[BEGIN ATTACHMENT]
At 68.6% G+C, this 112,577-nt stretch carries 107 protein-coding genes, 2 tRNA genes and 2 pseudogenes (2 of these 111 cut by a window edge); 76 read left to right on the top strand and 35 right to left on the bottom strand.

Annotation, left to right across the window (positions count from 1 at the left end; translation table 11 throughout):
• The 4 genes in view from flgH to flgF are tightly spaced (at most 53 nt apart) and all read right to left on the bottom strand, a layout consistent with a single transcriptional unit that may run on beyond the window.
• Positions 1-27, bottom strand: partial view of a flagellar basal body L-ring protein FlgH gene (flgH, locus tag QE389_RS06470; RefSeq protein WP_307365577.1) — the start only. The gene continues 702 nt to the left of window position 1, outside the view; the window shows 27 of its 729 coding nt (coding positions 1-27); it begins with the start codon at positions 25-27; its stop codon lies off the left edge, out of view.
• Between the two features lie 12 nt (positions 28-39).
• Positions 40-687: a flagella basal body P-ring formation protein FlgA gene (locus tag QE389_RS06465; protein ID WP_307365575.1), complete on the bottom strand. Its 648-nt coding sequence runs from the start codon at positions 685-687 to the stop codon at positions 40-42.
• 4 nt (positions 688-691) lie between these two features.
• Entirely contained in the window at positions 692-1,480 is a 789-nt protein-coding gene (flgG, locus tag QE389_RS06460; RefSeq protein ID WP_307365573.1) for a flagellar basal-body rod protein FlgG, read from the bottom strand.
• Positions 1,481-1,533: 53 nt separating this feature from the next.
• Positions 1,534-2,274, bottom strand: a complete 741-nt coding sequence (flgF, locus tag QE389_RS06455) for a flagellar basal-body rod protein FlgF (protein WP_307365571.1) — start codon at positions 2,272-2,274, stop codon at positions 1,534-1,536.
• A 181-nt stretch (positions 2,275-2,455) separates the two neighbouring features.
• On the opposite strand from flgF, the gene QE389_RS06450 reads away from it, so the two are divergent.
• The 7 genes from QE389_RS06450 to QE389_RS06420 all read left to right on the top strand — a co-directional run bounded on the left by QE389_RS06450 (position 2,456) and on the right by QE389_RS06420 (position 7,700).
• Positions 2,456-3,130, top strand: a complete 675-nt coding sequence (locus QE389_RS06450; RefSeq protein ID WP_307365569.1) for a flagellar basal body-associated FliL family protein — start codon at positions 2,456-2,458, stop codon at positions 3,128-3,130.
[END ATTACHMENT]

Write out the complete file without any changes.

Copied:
At 68.6% G+C, this 112,577-nt stretch carries 107 protein-coding genes, 2 tRNA genes and 2 pseudogenes (2 of these 111 cut by a window edge); 76 read left to right on the top strand and 35 right to left on the bottom strand.

Annotation, left to right across the window (positions count from 1 at the left end; translation table 11 throughout):
• The 4 genes in view from flgH to flgF are tightly spaced (at most 53 nt apart) and all read right to left on the bottom strand, a layout consistent with a single transcriptional unit that may run on beyond the window.
• Positions 1-27, bottom strand: partial view of a flagellar basal body L-ring protein FlgH gene (flgH, locus tag QE389_RS06470; RefSeq protein WP_307365577.1) — the start only. The gene continues 702 nt to the left of window position 1, outside the view; the window shows 27 of its 729 coding nt (coding positions 1-27); it begins with the start codon at positions 25-27; its stop codon lies off the left edge, out of view.
• Between the two features lie 12 nt (positions 28-39).
• Positions 40-687: a flagella basal body P-ring formation protein FlgA gene (locus tag QE389_RS06465; protein ID WP_307365575.1), complete on the bottom strand. Its 648-nt coding sequence runs from the start codon at positions 685-687 to the stop codon at positions 40-42.
• 4 nt (positions 688-691) lie between these two features.
• Entirely contained in the window at positions 692-1,480 is a 789-nt protein-coding gene (flgG, locus tag QE389_RS06460; RefSeq protein ID WP_307365573.1) for a flagellar basal-body rod protein FlgG, read from the bottom strand.
• Positions 1,481-1,533: 53 nt separating this feature from the next.
• Positions 1,534-2,274, bottom strand: a complete 741-nt coding sequence (flgF, locus tag QE389_RS06455) for a flagellar basal-body rod protein FlgF (protein WP_307365571.1) — start codon at positions 2,272-2,274, stop codon at positions 1,534-1,536.
• A 181-nt stretch (positions 2,275-2,455) separates the two neighbouring features.
• On the opposite strand from flgF, the gene QE389_RS06450 reads away from it, so the two are divergent.
• The 7 genes from QE389_RS06450 to QE389_RS06420 all read left to right on the top strand — a co-directional run bounded on the left by QE389_RS06450 (position 2,456) and on the right by QE389_RS06420 (position 7,700).
• Positions 2,456-3,130, top strand: a complete 675-nt coding sequence (locus QE389_RS06450; RefSeq protein ID WP_307365569.1) for a flagellar basal body-associated FliL family protein — start codon at positions 2,456-2,458, stop codon at positions 3,128-3,130.